European equities and Wall Street stock market futures made small gains as investors balanced the prospect of trillions of dollars in additional US stimulus with concerns over rising inflation.
The region-wide Stoxx Europe 600 index rose 0.5 per cent, adding to the all-time high hit a day earlier. London’s FTSE 100 climbed 0.3 per cent while futures markets signalled that Wall Street’s S&P 500 would gain 0.4 per cent in early New York dealings.
The Stoxx 600 has traded within a narrow range for weeks, failing to move decisively higher, despite growing optimism about Europe’s Covid-19 vaccine rollout and the region’s improving reopening timelines.
President Joe Biden will later on Friday lay out a $6tn annual budget proposal incorporating large-scale infrastructure and social investment programmes.
Inflation data on Friday are also expected to show that core personal consumption expenditure — the Federal Reserve’s preferred measure of inflation that excludes volatile food and energy costs — hit 2.9 per cent in April from the same month last year, its highest reading since 1993.
A higher than expected inflation reading may pressure the Fed, the world’s most influential central bank, to rethink its ultra-loose monetary policies that have boosted markets throughout the pandemic.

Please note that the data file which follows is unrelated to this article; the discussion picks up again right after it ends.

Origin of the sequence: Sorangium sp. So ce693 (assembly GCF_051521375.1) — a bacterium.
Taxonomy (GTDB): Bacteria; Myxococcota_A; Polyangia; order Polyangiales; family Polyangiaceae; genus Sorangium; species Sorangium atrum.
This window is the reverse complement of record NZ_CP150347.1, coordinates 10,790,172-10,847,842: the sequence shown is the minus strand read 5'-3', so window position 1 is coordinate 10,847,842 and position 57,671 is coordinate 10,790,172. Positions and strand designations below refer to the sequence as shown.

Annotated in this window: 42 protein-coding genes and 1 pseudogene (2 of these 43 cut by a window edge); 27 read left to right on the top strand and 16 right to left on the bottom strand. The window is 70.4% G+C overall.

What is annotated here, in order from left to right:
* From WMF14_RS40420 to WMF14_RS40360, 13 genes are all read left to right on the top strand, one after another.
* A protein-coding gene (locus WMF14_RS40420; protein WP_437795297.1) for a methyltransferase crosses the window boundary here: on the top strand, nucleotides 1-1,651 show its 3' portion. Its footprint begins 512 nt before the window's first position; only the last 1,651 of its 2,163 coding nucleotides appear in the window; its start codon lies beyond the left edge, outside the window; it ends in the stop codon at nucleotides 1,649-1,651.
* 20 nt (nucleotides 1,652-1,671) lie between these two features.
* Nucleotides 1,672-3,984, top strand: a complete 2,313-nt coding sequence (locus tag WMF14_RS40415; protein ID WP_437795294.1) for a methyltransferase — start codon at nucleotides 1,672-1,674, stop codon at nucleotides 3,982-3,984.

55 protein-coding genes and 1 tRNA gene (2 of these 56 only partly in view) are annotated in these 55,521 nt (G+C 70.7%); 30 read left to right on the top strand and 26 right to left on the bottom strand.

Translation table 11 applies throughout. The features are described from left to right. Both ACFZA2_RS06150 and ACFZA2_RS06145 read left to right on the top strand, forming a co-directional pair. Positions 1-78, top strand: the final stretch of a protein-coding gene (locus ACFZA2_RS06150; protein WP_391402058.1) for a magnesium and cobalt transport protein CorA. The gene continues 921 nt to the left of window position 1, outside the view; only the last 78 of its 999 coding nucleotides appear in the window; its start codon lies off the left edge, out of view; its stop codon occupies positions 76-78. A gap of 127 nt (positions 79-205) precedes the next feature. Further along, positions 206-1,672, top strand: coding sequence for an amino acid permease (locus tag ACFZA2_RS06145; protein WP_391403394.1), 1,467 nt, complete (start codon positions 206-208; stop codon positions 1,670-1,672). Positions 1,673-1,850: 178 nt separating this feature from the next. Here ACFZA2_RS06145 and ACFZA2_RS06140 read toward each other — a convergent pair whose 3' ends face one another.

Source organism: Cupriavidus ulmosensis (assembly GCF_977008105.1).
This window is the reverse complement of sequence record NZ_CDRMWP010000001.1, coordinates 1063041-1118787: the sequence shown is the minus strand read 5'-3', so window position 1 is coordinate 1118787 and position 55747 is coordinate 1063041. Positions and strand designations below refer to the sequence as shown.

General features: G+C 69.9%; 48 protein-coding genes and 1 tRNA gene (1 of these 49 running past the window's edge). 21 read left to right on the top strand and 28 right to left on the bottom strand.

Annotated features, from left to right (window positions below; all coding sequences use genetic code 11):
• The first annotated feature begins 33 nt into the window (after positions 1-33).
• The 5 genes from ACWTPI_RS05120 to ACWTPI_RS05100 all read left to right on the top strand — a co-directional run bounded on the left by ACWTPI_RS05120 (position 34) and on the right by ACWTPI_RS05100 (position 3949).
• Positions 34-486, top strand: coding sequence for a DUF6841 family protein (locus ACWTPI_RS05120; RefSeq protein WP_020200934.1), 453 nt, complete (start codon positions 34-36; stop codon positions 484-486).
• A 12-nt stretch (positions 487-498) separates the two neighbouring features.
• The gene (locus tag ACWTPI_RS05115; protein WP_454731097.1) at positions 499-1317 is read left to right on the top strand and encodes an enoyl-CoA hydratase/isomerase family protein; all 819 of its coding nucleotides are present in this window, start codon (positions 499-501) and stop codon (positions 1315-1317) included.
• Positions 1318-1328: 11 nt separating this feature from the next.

“Supply-chain bottlenecks and shortages in manufacturing seem to be more widespread and durable than initially anticipated,” said Thomas Costerg, senior US economist at Pictet Wealth Management. “Pressure could rise on the Fed to start sending signals about slowing its $120bn-per-month asset purchases.”
Government bonds were steady on Friday. The yield on the 10-year US Treasury bond, which moves inversely to its price, was unchanged at 1.61 per cent. Germany’s equivalent Bund yield was flat at minus 0.171 per cent.
Bank shares led the Stoxx as investors put money into cyclical sectors that are expected to perform better in an environment of faster economic growth and rising market interest rates set by bond yields.
“European equities typically outperform when bond yields rise, as they have comparatively high exposure to groups and sectors that are beneficiaries of rising yields, such as banks, industrials, consumer discretionary, and materials,” said Frédérique Carrier, RBC wealth management’s head of investment strategy.
“They have relatively lower exposure to technology and communication services, sectors that tend to underperform in that environment.”
In currencies, the euro was steady against the dollar, purchasing $1.2184. Sterling also dipped 0.1 per cent to $1.4182. The dollar index, which measures the greenback against major currencies, added 0.1 per cent.
Brent crude, the global oil benchmark, was 0.3 per cent higher at $69.65 a barrel.
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